We brought it full circle by then visiting the Livingston estate, Clermont. The Livingstons were one of the America’s most prominent founding families. Between 1728 and 1972, seven generations of the family made Clermont their home. It is the oldest of the great riverfront estates in the mid-Hudson Valley. Five hundred acres of fields, forests, formal landscapes and gardens comprise the estate. Probably the most famous Livingston was Robert R, known as the Chancellor, who was a member of the Committee of Five that drafted the Declaration of Independence (another Livingston signed it) and as the US minister to France negotiated the Louisiana Purchase. He also partnered with Robert Fulton to create the first commercially viable steamboat, the Clermont.
Turning our sights from architecture and history to art, we then visited the home of Thomas Cole, who, although English born, is said to the founder of the Hudson River School, an American art movement that flourished in the mid-19th century. His home and studio are preserved as he and his family left them.
Across the Rip Van Winkle bridge (not making that up) is Olana, the home of Frederick Church, another Hudson Valley School painter, built in an eclectic Persian style. Regrettably, we were only able to visit the outside of the house as all the tours had sold out. It was our first experience of being turned away from something that we wanted to see!
The next day we continued north to New Baltimore and came within a stone’s throw of Albany, the capital of New York. This day was remembered for its crisp blue sky and picturesque light houses. We said good-bye to Elena and Jean, hoping that they will revisit us somewhere else along the way.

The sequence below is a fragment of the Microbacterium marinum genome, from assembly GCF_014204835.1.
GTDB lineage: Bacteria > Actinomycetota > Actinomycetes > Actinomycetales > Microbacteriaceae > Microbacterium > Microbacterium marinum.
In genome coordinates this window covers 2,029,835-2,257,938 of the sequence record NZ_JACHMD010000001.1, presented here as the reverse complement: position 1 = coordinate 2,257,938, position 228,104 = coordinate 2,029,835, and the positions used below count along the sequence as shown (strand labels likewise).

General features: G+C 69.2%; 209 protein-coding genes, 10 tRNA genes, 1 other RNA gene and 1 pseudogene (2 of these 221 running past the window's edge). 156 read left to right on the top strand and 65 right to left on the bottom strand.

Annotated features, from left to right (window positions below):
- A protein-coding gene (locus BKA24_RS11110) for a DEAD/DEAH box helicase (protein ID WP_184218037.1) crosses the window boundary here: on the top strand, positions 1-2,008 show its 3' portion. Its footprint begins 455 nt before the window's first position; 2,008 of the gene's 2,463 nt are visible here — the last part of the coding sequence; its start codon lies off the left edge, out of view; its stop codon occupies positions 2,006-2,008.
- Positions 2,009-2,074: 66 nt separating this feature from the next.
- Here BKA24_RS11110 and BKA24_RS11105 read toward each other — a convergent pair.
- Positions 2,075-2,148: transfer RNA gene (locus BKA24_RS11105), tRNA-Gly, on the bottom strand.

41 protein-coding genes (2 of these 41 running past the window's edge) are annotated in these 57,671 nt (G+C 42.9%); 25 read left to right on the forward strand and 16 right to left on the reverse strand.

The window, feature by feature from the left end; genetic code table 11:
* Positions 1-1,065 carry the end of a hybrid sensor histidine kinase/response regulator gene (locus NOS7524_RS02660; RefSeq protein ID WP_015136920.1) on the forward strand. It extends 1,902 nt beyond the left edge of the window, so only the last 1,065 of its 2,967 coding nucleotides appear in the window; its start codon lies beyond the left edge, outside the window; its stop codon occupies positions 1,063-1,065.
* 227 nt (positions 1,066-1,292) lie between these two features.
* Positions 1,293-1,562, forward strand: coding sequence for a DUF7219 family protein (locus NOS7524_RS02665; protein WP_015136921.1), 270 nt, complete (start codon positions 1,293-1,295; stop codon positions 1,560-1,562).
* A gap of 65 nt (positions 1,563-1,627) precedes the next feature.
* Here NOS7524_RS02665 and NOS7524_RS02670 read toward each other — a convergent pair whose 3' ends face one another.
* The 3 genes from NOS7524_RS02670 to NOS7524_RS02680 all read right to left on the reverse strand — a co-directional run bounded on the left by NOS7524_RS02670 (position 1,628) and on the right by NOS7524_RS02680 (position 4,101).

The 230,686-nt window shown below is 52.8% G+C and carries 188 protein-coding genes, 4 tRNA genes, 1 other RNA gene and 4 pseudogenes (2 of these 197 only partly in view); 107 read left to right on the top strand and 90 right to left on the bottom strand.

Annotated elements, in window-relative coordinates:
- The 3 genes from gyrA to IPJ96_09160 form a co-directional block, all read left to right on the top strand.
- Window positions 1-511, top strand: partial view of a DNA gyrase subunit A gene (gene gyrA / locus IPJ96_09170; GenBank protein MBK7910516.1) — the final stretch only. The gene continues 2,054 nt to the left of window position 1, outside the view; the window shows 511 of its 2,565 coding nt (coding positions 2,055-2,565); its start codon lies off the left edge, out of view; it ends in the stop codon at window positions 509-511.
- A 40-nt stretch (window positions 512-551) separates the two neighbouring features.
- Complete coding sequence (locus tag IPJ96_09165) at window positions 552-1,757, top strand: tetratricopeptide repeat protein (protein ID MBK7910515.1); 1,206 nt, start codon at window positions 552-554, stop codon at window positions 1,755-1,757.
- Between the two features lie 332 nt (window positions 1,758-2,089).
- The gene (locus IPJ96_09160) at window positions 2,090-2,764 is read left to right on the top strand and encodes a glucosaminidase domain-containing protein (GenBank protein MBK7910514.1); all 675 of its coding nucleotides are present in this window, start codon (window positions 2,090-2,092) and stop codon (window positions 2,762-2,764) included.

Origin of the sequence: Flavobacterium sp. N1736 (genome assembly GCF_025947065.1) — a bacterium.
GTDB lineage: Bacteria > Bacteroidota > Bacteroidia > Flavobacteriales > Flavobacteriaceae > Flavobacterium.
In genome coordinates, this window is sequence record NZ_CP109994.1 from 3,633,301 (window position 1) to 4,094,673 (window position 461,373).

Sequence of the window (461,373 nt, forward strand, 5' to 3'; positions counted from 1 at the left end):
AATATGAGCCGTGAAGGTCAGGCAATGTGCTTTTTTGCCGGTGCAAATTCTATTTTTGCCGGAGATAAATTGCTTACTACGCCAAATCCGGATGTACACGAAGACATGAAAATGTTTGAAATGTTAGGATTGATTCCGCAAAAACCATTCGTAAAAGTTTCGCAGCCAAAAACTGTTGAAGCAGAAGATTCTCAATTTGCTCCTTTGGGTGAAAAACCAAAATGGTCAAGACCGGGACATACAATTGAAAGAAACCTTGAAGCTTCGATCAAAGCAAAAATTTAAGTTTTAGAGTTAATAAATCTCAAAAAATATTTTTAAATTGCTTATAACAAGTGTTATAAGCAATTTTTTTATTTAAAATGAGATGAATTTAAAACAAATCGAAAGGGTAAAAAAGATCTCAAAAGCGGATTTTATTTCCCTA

After a good boat scouring to make sure we had gotten rid of the last vestiges of salt, we joined several other Loopers for docktails and an early evening.
Up and at ‘em early on Sunday to try to get to Waterford before all the dock space was taken up. We are now entering a period where we will be staying at municipal docks that are, for the most part, free, but as a consequence they are filled on a first come, first served basis. Waterford is the jumping off point for both the Erie Canal (you take a left) or the Champlain Canal (you take a right).
As there was no room at the dock when we arrived, we elected to continue on through “Champlain 1” where we had to wait through two opening cycles for the locks due to commercial traffic ahead of, and taking precedence over us. Of note today was that we are now at the end of tidal water. No more thinking about when the tide will be slack, ebb or flood! We think our next 2 weeks might be quite lonely as the lockmaster said we were the first Loopers he had seen this year!! We fueled up for the long "road" ahead and to make ourselves as heavy as possible so that we can get under 2 17 foot fixed bridges. We have to lower our radar mast in order to get that short, which we were able to do with the help of the dockmaster at the marina just past Lock 1. We will pass the second of the bridges on Tuesday so can put the mast back up. Hopefully we will be able to reprogram our Direct TV (which is attached to the radar mast) which we had to disconnect so as to not hear it continually try to search for a signal (which would be impossible to get since it is pointing at the ground). We have 24 ports of call between here and Kingston, Ontario (on the north shore of Lake Ontario), where we will again meet up with some other Loopers. Hopefully we will have some tales to tell about this next segment of the trip!